Tuesday Reading List: Looking Back and Opportunity Gaps

A year ago, a student in the Dallas suburbs named Ahmed Mohamed was arrested when school officials apparently thought his science project was a bomb. Chris Stewart and I discussed the issue on our erstwhile podcast, and now the Mohamed family is suing:

The lawsuit, which seeks unspecified monetary damages, names the school district, the city of Irving and Daniel Cummings, the school principal. It accuses the school district and Mr. Cummings of discrimination, and said the Irving Police Department arrested him without probable cause. As a result, the lawsuit says, Ahmed has been vilified and subject to conspiracy theories, lies and hatred that “no kid in this country should have to endure.” “The only remedy, the only justice we have in the American legal system is money,” Susan Hutchison, Ahmed’s lawyer, said at a news conference in Dallas on Monday. “So we are suing for justice.”

First of all, Ahmed's school should have been celebrating his ingenuity, but they were too busy racially profiling him to notice his promise. I've heard that one before. I just hope his family finds some peace after this ordeal. Two years ago, Darren Wilson shot and killed Mike Brown in Ferguson, and Lawrence Ross at The Root looks at how the movement for Black lives has evolved since then:

... when three Baton Rouge police officers were killed by a Missouri man, it seemed like the big lie about Black Lives Matter being anti-police would destroy the organization. But it didn’t. Instead, those affiliated with Black Lives Matter gathered to create a comprehensive set of policy solutions first with Campaign Zero last year, and now the Movement for Black Lives. For every Black Lives Matter critic who asked, ‘What is the goal of Black Lives Matter?’ These campaigns lay out solutions from police brutality, demilitarizing police, the broken windows polices that create over policing in black and minority communities, to independent boards to investigate police shootings. It’s comprehensive, and also just the beginning. Future Black Lives Matter policy positions will take on issues like immigration reform and immigration rights.

It's important to remember that the movement is intentionally diffuse, with different organizations pushing different agenda at different speeds using different levers. For individuals who are used to partaking in public and private institutions that were built for them, and actually seem to work for them, this kind of structure might seem foreign. This is what it looks like when folks actively push back against powerful institutions that do not have their lives in mind.

Elsewhere, Meredith Kolodner at the Hechinger Report looks at improvements in Baltimore's summer school program:

Researchers estimate that low-income students lose two months’ progress in reading and math every summer. That means they can fall more than a year behind before high school, even if they are keeping pace with their wealthier peers during the school year. But in Baltimore’s middle school summer program last year, students gained three months in reading and two and a half in math, according to the nonprofit that ran it — all in the span of five weeks, with just 21 instructional days ... Middle- and upper-income students tend to have less summer learning loss, researchers say, because they take advantage of summer camps and informal learning opportunities, such as family vacations and books in the home.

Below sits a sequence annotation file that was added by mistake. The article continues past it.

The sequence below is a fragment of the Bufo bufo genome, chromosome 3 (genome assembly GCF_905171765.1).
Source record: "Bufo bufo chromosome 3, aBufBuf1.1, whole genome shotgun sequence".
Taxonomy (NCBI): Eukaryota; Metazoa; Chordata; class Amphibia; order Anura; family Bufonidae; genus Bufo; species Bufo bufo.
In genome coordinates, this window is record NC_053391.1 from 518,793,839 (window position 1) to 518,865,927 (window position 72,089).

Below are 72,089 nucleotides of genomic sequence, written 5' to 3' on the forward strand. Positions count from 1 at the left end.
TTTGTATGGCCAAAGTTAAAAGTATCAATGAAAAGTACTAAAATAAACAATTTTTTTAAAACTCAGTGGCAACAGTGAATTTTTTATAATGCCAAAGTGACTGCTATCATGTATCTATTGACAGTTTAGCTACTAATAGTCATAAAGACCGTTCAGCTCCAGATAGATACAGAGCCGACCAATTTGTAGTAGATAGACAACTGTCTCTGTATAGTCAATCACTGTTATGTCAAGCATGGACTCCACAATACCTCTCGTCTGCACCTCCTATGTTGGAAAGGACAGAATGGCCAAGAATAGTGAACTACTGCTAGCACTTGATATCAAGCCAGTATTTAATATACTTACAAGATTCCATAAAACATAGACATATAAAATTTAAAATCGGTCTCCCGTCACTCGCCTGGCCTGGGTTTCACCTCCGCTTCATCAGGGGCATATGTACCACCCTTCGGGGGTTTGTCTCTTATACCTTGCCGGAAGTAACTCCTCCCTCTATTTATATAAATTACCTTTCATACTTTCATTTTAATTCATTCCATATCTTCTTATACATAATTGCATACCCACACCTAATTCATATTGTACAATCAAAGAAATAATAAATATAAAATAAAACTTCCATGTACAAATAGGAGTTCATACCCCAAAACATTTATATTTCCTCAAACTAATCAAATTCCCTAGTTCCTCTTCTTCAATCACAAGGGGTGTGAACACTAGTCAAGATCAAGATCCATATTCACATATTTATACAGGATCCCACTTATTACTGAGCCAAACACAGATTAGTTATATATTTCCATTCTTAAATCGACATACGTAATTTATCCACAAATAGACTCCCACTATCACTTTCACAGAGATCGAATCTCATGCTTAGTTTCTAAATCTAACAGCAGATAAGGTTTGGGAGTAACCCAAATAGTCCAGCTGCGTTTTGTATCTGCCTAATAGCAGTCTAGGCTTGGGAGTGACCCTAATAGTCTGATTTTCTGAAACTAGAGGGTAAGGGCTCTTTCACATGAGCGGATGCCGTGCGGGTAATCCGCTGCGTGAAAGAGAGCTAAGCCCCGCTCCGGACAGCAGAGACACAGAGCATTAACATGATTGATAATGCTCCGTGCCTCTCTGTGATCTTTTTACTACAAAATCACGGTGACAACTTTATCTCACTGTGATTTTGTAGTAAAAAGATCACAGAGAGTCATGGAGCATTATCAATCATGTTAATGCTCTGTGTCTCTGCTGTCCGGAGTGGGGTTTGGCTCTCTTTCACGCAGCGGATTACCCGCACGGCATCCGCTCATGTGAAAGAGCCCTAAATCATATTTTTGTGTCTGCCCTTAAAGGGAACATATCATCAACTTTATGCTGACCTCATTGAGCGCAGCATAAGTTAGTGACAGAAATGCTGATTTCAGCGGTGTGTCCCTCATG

There are other creative ways to extend the school year, and giving vulnerable students an opportunity to thrive during the summer is an issue of equity; if we fail to do that, we just exacerbate existing opportunity gaps. Caroline Bermudez looks at why those gaps are most severe in some of the country's wealthiest communities:

... if we dig into school data for these cities, even the most well-educated ones don’t fare well when it comes to educating low-income children and students of color. Furthermore, the top performers have more impoverished children in their public schools than we realize. One reason for this disconnect is obvious. Although expensive areas such as San Francisco, Chicago and New York are desirable and attract highly-educated people, many parents in these areas send their children to private schools. When parents with the most social capital and resources don’t invest in their public schools, the local schools struggle with concentrated poverty and underperformance.

Regular readers can predict where I stand on these issues; families with greater privilege should consider the ramifications of their decisions when they opt out of public systems. Some food for though as you embark on your day!